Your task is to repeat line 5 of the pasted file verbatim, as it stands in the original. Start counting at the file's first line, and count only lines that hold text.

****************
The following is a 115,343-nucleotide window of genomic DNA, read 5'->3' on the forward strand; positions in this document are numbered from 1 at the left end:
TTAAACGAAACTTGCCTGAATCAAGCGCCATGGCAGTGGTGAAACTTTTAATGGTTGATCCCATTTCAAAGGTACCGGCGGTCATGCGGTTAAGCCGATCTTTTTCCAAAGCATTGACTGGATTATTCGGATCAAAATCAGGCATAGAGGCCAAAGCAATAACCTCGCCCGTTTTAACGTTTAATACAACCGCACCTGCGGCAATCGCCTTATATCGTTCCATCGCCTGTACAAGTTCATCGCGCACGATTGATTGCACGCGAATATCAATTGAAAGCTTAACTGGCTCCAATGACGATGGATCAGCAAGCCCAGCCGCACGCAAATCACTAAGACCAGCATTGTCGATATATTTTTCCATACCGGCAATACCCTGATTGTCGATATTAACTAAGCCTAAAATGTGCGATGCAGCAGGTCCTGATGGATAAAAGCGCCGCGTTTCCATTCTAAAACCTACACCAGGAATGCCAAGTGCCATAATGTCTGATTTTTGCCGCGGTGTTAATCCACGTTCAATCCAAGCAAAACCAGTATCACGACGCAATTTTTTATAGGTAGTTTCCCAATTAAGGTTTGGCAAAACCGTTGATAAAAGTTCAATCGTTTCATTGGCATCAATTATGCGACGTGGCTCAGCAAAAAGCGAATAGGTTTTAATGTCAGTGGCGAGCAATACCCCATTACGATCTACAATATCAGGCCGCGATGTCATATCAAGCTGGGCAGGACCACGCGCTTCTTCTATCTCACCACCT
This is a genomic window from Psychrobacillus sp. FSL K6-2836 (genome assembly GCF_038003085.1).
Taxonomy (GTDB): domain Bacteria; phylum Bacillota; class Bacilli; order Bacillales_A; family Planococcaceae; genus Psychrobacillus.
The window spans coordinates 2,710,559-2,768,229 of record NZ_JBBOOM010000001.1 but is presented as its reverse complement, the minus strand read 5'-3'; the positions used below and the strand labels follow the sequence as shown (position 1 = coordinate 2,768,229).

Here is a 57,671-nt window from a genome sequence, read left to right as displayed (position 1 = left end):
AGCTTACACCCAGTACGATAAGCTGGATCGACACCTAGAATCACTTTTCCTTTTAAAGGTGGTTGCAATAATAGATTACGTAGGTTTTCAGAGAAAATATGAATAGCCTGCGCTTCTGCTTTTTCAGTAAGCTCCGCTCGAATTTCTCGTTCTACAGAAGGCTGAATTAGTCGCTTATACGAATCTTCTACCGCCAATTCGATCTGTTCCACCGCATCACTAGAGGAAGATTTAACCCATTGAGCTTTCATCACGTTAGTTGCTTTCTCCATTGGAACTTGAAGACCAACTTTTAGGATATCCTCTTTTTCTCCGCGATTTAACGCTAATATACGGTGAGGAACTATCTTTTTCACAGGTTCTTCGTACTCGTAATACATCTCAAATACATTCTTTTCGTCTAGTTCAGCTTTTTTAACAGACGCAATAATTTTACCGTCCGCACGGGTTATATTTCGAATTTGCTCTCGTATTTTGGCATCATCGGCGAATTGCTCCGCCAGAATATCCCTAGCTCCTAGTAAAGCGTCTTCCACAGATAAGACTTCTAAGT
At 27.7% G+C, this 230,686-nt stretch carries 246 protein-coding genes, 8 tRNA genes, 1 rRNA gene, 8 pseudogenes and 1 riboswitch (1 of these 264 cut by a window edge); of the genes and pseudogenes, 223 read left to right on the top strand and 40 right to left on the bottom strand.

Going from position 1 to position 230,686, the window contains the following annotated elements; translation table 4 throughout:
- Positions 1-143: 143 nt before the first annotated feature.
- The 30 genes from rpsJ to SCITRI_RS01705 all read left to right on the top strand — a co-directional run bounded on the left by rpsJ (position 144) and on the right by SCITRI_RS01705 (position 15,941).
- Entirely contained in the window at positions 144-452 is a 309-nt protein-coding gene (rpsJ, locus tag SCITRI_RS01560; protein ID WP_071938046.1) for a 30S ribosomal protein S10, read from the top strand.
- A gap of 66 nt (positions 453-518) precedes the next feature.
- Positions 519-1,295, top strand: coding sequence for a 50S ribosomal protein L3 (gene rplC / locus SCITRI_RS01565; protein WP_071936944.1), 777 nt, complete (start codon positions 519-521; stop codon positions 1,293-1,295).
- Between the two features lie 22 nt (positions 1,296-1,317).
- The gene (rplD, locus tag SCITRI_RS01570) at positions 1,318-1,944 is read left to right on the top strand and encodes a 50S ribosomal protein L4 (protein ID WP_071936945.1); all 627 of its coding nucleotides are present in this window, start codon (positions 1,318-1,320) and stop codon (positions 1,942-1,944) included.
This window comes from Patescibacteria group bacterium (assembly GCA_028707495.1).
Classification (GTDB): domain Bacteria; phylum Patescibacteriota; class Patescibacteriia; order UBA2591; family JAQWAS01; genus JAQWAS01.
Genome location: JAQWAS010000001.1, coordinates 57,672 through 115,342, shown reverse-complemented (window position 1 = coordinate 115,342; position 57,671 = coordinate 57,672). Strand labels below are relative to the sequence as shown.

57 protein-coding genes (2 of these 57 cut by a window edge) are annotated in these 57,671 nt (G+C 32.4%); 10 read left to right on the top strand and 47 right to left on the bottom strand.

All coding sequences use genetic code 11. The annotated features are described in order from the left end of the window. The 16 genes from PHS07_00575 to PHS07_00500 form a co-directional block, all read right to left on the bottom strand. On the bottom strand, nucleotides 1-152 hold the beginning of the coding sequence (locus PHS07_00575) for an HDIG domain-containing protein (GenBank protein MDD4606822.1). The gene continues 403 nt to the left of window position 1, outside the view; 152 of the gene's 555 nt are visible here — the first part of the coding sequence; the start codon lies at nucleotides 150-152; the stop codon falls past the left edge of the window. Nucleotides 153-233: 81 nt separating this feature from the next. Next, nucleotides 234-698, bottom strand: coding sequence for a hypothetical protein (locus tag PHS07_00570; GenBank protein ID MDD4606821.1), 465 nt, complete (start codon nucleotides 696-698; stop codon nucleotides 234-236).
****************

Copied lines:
The window spans coordinates 2,710,559-2,768,229 of record NZ_JBBOOM010000001.1 but is presented as its reverse complement, the minus strand read 5'-3'; the positions used below and the strand labels follow the sequence as shown (position 1 = coordinate 2,768,229).